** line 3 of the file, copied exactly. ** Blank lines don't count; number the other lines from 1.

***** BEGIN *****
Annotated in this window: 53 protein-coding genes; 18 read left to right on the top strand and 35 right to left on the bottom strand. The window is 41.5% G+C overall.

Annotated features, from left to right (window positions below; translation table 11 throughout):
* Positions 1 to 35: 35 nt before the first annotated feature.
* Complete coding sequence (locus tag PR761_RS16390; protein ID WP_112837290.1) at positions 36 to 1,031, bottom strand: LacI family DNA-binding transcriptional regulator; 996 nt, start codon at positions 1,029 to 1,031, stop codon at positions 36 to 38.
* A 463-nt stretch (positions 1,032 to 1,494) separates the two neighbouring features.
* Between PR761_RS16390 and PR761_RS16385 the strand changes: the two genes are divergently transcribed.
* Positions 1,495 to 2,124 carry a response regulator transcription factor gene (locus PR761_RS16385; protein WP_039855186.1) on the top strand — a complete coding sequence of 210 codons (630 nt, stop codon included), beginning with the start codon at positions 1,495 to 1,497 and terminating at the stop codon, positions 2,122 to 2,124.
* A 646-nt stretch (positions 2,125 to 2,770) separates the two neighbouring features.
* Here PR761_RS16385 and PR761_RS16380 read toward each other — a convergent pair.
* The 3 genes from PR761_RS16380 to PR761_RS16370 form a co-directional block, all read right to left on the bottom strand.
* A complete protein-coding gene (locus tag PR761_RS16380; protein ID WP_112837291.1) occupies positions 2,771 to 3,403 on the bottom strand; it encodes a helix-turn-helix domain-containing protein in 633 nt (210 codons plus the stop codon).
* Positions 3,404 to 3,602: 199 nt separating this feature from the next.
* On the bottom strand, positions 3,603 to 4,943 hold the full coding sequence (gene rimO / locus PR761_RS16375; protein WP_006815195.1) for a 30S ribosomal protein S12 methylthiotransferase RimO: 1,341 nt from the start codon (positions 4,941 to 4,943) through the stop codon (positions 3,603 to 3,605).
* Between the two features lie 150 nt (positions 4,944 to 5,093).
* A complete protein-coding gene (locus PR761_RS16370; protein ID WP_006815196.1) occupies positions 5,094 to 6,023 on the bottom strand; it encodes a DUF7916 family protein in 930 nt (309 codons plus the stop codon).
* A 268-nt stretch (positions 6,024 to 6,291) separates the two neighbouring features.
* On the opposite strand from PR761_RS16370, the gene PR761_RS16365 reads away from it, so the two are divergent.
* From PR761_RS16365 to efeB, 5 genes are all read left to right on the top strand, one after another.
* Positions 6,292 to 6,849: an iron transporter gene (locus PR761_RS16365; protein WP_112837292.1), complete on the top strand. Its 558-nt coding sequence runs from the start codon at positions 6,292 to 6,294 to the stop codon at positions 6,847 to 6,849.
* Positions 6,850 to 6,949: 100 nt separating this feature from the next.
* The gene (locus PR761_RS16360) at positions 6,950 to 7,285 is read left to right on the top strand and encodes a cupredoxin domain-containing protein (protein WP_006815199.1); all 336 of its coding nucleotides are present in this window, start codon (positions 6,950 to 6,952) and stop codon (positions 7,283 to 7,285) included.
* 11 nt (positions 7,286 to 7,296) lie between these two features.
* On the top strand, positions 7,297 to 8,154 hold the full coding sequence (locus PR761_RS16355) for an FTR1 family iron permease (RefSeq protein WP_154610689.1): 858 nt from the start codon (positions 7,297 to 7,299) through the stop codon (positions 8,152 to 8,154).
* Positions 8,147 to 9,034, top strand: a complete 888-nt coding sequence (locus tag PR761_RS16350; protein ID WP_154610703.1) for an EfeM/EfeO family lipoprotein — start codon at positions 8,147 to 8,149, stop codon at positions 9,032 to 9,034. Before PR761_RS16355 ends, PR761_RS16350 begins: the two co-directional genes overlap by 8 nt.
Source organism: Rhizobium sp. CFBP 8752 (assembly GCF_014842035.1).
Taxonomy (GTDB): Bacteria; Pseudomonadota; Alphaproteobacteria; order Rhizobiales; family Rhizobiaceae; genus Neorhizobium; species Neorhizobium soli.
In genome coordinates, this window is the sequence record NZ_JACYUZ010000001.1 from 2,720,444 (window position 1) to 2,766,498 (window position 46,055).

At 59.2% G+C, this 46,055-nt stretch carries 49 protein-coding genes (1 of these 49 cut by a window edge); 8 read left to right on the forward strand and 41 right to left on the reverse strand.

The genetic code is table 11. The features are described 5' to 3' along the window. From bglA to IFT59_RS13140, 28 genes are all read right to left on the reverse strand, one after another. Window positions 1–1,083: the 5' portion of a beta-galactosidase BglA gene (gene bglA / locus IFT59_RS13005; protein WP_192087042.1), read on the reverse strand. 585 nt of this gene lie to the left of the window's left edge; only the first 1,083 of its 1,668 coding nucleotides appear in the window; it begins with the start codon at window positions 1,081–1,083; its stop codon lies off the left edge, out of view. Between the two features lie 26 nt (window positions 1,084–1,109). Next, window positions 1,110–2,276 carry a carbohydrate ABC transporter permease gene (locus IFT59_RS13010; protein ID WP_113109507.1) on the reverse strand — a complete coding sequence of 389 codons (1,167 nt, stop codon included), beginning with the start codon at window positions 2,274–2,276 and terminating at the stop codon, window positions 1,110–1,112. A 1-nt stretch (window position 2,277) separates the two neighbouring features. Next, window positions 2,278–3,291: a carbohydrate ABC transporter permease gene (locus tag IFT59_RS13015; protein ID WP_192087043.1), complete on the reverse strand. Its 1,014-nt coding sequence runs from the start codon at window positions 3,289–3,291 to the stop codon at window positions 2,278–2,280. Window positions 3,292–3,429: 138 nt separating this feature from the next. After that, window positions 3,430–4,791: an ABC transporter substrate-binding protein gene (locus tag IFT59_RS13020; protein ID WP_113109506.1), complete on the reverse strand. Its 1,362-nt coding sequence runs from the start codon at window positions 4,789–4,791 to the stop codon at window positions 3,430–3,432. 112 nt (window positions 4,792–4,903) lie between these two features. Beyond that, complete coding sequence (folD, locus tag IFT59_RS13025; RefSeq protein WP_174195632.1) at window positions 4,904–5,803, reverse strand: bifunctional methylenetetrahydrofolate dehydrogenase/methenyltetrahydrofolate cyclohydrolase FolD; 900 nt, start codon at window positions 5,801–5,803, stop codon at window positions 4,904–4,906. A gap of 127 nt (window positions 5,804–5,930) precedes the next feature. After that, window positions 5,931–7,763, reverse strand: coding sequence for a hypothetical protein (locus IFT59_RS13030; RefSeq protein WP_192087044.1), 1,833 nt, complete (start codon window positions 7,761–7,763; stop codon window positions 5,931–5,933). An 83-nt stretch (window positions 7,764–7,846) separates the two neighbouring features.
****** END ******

* Positions 1 to 35: 35 nt before the first annotated feature.